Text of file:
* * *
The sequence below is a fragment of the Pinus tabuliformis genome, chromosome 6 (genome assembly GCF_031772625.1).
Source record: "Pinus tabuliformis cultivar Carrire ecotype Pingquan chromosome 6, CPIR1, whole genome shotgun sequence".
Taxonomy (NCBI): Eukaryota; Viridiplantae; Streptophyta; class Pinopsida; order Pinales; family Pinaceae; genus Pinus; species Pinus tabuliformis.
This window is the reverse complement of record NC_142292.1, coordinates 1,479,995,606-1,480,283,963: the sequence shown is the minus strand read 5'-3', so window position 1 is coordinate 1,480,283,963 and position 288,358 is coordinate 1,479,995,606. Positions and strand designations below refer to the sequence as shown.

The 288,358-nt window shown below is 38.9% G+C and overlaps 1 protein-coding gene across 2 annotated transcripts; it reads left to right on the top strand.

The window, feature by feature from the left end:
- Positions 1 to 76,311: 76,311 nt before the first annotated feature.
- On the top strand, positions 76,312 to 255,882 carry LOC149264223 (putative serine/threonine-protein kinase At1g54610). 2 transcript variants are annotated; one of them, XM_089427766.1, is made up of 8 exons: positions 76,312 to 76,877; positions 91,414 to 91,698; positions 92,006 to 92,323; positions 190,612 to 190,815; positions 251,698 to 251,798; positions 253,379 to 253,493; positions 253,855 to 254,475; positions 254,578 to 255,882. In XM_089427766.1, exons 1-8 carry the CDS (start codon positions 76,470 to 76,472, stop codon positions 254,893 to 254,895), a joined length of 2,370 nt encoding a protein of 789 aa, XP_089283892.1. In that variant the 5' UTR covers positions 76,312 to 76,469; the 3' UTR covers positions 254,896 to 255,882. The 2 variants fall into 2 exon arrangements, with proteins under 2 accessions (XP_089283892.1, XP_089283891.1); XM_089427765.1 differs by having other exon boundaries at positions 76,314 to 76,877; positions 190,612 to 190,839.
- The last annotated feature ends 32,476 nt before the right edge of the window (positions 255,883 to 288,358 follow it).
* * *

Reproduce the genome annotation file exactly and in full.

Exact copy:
The sequence below is a fragment of the Pinus tabuliformis genome, chromosome 6 (genome assembly GCF_031772625.1).
Source record: "Pinus tabuliformis cultivar Carrire ecotype Pingquan chromosome 6, CPIR1, whole genome shotgun sequence".
Taxonomy (NCBI): Eukaryota; Viridiplantae; Streptophyta; class Pinopsida; order Pinales; family Pinaceae; genus Pinus; species Pinus tabuliformis.
This window is the reverse complement of record NC_142292.1, coordinates 1,479,995,606-1,480,283,963: the sequence shown is the minus strand read 5'-3', so window position 1 is coordinate 1,480,283,963 and position 288,358 is coordinate 1,479,995,606. Positions and strand designations below refer to the sequence as shown.

The 288,358-nt window shown below is 38.9% G+C and overlaps 1 protein-coding gene across 2 annotated transcripts; it reads left to right on the top strand.

The window, feature by feature from the left end:
- Positions 1 to 76,311: 76,311 nt before the first annotated feature.
- On the top strand, positions 76,312 to 255,882 carry LOC149264223 (putative serine/threonine-protein kinase At1g54610). 2 transcript variants are annotated; one of them, XM_089427766.1, is made up of 8 exons: positions 76,312 to 76,877; positions 91,414 to 91,698; positions 92,006 to 92,323; positions 190,612 to 190,815; positions 251,698 to 251,798; positions 253,379 to 253,493; positions 253,855 to 254,475; positions 254,578 to 255,882. In XM_089427766.1, exons 1-8 carry the CDS (start codon positions 76,470 to 76,472, stop codon positions 254,893 to 254,895), a joined length of 2,370 nt encoding a protein of 789 aa, XP_089283892.1. In that variant the 5' UTR covers positions 76,312 to 76,469; the 3' UTR covers positions 254,896 to 255,882. The 2 variants fall into 2 exon arrangements, with proteins under 2 accessions (XP_089283892.1, XP_089283891.1); XM_089427765.1 differs by having other exon boundaries at positions 76,314 to 76,877; positions 190,612 to 190,839.
- The last annotated feature ends 32,476 nt before the right edge of the window (positions 255,883 to 288,358 follow it).